One of my favorite things about fall is making applesauce. Canning homemade applesauce has been a family tradition as long as I can remember. Growing up with my grandparents, we had 50 acres of apple trees in our backyard. We didn’t maintain the orchard, so the apples weren’t always pretty, but they were perfect for cooking, baking and canning. Every fall we spent at least a day picking the apples, cooking them into sauce and canning enough for the year ahead.
To this day, I can’t bring myself to buy the bland, overly sweet, store-bought stuff because homemade applesauce tastes so much better. Try it and see for yourself! Homemade applesauce also has a pretty, pinkish color because you cook the apples with their peels on.
If you don’t have an apple orchard in your backyard, ask your local orchard for their seconds. They’ll be a lot cheaper and they’ll work great for applesauce.
No-Sugar-Added Homemade Applesauce
Yields approximately 1 quart
- 6 pounds apples*
- 1 cinnamon stick (optional)
Quarter the apples. It’s not necessary to peel or core them. (The seeds have a small amount of cyanide in them so you can remove them if you want. We never did and from what I’ve read, it’s not necessary.) Add enough water to a large pot to just cover the bottom. Add the cinnamon stick and the apples and cover the pot. Cook over medium-low heat for approximately 30 minutes, until the apples are very soft. Place a food mill over a large bowl. Run the apples through the mill. The mill will push the applesauce into the bowl and prevent the skins and seeds from getting into the sauce.
*The secret to a really good applesauce is to use a variety of apples. Use apples that are naturally sweet and you won’t need to add sugar. Some good choices include McIntosh, Gala, Fuji, Jonathan, Pink Lady and Winesap.
21 thoughts on “Fall = Time For Homemade Applesauce!”
Hi Laura! This looks so delicious – and healthy! I’ve always added sugar to my homemade applesauce – just like Grandma would make – but I’d like to give the sugar-free version a try. We also just made your banana bread…wow! We’ll be posting on that soon. It was SO good!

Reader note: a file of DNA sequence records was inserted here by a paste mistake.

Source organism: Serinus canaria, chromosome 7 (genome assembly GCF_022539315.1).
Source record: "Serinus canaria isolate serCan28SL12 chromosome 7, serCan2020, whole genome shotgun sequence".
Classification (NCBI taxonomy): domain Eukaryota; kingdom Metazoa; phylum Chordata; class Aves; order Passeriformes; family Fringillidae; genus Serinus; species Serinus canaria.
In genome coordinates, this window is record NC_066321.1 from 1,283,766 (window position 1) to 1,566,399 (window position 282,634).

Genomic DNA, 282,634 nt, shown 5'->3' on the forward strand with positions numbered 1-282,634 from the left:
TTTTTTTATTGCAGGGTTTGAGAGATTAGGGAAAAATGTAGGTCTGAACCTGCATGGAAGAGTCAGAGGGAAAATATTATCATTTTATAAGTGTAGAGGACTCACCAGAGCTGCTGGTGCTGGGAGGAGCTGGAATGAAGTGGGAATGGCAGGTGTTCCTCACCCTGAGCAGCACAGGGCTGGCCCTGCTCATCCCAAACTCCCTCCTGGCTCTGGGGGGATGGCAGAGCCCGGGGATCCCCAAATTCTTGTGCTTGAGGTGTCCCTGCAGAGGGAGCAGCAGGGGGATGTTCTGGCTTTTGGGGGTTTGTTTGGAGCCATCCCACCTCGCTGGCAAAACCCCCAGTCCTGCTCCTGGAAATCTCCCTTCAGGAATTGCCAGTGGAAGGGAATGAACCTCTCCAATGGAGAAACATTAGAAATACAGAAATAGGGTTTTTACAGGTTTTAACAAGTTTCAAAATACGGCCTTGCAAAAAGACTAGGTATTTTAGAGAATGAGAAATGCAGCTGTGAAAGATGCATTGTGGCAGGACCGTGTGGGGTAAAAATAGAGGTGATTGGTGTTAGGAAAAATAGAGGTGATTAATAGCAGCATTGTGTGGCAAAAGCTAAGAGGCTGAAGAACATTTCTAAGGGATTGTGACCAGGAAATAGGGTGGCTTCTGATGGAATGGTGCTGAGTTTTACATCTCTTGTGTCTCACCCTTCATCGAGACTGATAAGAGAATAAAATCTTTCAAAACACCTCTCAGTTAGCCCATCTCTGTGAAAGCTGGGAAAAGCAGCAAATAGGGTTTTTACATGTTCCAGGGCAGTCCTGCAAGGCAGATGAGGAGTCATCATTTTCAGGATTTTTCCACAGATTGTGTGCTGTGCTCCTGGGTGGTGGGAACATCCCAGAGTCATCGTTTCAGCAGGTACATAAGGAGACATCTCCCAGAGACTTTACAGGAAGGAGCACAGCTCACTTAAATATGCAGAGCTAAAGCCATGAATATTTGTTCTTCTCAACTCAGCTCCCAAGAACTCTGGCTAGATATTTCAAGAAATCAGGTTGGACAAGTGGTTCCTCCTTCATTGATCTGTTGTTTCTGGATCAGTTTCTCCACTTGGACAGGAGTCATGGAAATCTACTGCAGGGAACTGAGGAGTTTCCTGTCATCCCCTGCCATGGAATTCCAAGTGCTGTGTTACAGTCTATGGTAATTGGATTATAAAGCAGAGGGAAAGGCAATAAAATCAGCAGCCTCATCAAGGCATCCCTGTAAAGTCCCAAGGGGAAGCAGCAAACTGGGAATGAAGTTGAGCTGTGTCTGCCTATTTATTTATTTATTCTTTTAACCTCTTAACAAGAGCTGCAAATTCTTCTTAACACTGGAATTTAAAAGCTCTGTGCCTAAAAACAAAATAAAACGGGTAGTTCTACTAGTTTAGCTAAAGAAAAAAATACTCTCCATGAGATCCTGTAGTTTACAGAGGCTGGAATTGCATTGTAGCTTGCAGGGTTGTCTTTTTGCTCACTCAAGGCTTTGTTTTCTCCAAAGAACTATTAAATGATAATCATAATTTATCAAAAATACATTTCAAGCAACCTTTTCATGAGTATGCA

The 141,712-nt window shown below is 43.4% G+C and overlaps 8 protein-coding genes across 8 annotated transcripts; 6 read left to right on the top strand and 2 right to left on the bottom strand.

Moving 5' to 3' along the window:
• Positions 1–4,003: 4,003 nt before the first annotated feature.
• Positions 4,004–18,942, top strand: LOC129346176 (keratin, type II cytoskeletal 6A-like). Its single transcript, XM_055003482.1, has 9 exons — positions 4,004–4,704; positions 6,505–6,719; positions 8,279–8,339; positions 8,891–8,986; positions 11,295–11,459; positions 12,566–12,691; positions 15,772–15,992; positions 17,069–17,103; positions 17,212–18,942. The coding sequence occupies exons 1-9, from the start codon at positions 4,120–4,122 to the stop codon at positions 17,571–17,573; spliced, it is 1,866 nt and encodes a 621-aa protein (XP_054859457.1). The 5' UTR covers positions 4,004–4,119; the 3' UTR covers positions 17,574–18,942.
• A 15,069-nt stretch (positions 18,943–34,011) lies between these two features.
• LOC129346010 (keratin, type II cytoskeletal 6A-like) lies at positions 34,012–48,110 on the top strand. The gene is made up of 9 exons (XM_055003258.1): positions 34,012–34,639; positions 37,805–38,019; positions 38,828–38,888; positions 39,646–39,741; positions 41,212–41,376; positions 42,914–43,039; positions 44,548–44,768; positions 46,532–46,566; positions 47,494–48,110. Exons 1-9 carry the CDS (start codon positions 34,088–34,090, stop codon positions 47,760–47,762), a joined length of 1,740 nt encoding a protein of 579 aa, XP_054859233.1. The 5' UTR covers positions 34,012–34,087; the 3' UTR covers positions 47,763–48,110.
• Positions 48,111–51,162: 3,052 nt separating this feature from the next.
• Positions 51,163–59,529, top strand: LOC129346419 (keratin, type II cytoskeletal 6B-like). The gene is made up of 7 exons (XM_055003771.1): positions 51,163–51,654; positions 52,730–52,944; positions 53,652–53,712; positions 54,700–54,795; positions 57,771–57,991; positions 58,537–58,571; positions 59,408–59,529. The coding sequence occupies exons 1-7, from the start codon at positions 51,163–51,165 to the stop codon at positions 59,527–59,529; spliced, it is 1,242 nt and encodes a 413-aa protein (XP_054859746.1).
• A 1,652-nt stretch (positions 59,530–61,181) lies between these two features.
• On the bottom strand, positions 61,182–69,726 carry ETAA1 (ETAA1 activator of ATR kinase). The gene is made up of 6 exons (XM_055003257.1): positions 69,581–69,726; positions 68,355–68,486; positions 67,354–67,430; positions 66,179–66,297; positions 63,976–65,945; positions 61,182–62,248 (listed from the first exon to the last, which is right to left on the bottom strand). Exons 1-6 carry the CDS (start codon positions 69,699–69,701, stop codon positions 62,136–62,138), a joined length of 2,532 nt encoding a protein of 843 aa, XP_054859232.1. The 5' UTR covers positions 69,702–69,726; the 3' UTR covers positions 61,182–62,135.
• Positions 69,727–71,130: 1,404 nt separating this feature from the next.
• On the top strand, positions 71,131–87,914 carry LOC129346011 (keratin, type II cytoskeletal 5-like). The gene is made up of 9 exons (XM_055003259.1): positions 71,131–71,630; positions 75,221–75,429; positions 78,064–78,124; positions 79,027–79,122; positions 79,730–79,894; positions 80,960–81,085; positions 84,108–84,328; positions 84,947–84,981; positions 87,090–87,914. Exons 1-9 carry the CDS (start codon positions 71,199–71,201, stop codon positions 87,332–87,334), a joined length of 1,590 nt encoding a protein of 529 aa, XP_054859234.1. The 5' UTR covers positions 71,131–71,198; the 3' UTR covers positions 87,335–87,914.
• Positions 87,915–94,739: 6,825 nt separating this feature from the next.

You can’t tell that it doesn’t have sugar in it… or at least I can’t. I hope you like it. And glad you liked the banana bread :) I’m looking forward to catching up on your blog… it’s been a while!
Good to see you again. I love this recipe and ChgoJohn also says the secret is a variety of apples. I trust you both. This looks great.
What memories you have returned to me — the orchard with its unbelievable choice of varieties. Remember the snow apploe? It is never seen today, not even at orchard road side stands. I will be stopping by King’s orchards soon to buy a bushel of ‘seconds’ — love the assortment it will hold and make sauce for our winter days. Lover, Gram
I sent you a copy of Oklahoma Living today with this recipe and your pie recipes … and a drawing from Natalie. I miss the variety of apples we had! I loved the snow apple. We don’t have a lot of apples here and the cheapest I’ve found them this fall is 99 cents/pound!
This looks like the PERFECT fall recipe…I can’t wait to try this.
I hope you enjoy it!
This looks so good! My daughter and I love cinnamon apple sauce. Will be trying this out for sure.
I love applesauce – definitely is one of the best things about autumn. Also it was one of the first homemade baby foods we ever made – how much simpler can you get?
I remember going to my grandmother’s house when I was a kid for holidays. She would always make up a dish of applesauce for the kids with her “secret ingredient”…she’d stir red hots candy into the regular old supermarket applesauce. I have fond memories of the sweet cinnamon flavor and the bright pink colour. Loved reading this recipe and learning how to do it from scratch!
Wow, 2 ingredients, that’s impressive! This looks totally delicious and the perfect treat this time of year.
Thanks so much for sharing!
How well I remember the sliding, squish of the Foley (my mother never called it anything but ‘the Foley’) as my mother churned quarts of applesauce. When we children left home, she stopped making applesauce and confessed to me that she intensely liked cooking, especially applesauce and any other canning. I’m so grateful she never told us children that; I love to cook.
An apple new to me is the Akane. Tasty and just the right amount of juice.
Thanks for the post and the photos – to the Foley!
Is there any way to do this without a food mill?
You could try pushing it through a wire sieve if you’re just making a little bit. Otherwise, you could could peel the apples and food process it or even cut the apples up before cooking and leave it chunky.
As a kid, I devoured applesauce like no one’s business. It’s simply a great treat anytime of the day, be it breakfast, lunch, or dinner. This is an amazing and simple recipe that I’m going to have to try. Thanks for posting!
Ooh this looks so yummy. Brings me back to my childhood. Thanks for posting this!
just discovered your blog when i googled “kwaytiow paht thai”. the pictures are so beautiful and you choose such interesting things to cook.
Thanks so much!
This looks great. I’ve made something similar in a restaurant setting. People can really tell the difference. Great recipe!!
Looks so good! God bless!